Sunday, May 25

Mt. Pancake

This is Mt. Pancake. It was our object lesson this week as we studied mountains and maps. To me it represents the heart of homeschooling.
  • It involved taking something from everyday life and turning it into a teaching moment.
  • It utilized the boys' great love of chocolate chip pancakes to inspire them toward learning.
  • It involved cooking something. :-)
My curriculum suggested a very involved project for making contour maps that was unrealistic for my particular children to do -- one son is just very young, and one son is just very distractable. So, we built our mountain out of pancakes and then dismantled it in order to trace each layer largest to smallest, nested inside one another, to make our own contour map.

My kids are so lucky to get to learn in such creative ways. Right?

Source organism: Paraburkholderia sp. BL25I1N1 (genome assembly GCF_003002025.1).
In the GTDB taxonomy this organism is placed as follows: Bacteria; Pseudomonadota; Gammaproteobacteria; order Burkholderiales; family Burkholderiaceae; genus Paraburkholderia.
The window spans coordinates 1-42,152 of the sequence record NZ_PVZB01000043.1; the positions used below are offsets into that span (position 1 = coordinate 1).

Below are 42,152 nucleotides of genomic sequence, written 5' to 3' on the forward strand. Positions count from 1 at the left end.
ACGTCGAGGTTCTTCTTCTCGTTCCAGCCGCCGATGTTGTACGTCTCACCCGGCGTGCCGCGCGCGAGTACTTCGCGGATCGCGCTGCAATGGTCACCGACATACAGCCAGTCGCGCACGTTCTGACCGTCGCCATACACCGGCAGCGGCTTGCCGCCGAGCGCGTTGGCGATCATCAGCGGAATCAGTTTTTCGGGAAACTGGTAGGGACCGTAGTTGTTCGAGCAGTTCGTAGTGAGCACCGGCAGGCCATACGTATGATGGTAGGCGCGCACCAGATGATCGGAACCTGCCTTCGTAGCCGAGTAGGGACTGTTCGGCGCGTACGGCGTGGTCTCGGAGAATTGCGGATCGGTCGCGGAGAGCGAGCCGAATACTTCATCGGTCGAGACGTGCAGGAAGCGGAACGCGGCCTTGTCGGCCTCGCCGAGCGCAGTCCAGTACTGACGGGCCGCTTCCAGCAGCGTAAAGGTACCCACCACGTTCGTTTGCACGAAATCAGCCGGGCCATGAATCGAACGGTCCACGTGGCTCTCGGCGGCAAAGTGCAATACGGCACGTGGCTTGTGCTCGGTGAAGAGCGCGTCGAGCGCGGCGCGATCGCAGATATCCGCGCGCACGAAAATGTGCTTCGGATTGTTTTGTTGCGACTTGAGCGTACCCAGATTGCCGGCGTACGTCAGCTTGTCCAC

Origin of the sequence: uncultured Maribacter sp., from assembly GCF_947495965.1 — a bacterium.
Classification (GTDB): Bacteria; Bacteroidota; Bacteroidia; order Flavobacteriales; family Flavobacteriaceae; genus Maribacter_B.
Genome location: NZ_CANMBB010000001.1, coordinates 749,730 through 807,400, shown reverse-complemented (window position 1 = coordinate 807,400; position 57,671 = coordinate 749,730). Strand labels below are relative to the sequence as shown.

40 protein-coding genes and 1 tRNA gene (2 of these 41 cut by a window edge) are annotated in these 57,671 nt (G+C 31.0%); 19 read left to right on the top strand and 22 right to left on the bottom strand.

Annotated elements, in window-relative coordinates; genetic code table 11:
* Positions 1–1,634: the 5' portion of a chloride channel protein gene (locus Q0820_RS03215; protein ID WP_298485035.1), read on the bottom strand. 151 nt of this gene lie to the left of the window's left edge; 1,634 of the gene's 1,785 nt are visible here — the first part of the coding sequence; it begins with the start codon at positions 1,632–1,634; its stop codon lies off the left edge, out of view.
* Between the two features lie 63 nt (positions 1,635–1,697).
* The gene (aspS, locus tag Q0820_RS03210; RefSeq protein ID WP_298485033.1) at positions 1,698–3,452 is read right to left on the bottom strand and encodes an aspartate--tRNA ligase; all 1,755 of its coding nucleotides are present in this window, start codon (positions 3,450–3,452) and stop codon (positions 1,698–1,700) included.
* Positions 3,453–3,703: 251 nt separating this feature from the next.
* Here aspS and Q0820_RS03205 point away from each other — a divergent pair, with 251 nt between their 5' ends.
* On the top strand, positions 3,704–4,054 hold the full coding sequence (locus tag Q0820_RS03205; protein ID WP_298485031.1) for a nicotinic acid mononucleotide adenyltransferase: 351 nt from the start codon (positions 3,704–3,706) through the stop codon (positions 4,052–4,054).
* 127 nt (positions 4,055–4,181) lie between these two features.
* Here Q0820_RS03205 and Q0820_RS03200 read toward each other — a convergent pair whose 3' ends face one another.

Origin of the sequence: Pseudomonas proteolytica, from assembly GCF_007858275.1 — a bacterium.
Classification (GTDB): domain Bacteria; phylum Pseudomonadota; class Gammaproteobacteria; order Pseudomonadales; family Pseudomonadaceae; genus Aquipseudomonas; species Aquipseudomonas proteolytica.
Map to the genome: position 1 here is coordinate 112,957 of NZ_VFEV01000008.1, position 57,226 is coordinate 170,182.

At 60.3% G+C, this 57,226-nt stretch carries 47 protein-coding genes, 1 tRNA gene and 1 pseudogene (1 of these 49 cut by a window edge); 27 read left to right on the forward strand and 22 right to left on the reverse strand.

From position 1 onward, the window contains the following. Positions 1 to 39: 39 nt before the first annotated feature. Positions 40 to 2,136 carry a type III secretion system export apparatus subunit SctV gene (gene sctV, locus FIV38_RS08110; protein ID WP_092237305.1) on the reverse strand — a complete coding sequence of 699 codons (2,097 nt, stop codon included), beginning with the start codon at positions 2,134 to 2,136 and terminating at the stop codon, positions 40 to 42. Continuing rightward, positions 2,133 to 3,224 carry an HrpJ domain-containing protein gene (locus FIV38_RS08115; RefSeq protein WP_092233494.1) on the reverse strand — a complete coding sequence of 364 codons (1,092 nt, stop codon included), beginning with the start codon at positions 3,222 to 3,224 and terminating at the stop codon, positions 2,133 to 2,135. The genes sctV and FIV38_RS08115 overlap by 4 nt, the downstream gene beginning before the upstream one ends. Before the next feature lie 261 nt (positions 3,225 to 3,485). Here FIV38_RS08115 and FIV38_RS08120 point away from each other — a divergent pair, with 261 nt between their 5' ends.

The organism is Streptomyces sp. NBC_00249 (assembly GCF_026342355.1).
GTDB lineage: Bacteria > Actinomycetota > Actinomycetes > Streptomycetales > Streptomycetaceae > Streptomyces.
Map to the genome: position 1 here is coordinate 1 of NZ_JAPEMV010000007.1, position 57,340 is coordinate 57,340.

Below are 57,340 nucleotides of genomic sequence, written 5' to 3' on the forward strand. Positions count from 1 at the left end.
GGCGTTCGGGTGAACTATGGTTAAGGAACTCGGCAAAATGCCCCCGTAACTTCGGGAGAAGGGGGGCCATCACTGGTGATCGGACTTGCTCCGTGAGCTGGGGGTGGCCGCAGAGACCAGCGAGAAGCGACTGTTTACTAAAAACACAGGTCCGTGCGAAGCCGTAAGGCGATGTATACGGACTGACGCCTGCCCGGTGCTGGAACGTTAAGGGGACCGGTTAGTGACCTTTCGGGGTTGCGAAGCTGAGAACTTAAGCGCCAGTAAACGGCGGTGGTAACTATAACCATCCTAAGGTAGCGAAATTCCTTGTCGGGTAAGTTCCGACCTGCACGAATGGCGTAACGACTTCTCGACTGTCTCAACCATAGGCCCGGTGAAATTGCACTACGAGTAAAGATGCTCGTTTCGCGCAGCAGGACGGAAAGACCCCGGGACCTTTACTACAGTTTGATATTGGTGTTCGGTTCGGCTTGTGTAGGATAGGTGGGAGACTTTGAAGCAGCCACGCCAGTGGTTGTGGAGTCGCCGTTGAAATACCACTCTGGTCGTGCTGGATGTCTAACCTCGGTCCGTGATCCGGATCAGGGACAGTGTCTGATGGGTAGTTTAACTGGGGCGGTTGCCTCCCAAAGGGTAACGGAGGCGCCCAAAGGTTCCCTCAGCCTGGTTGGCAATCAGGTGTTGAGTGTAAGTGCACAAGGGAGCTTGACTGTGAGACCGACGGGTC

No... Let me immediately dispel any notion in your head that this was the greatest lesson ever.

  • They watched me make these pancakes and they lamented how unfair it was that they couldn't eat any of them.
  • They moaned that they were soooo hungry as I made a second batch of pancakes for their breakfast.
  • One son said it was all wasted because the pancakes would be bad by the next day (which is when I said they could eat Mt. Pancake for breakfast)... even though we always freeze leftover pancakes and eat them later.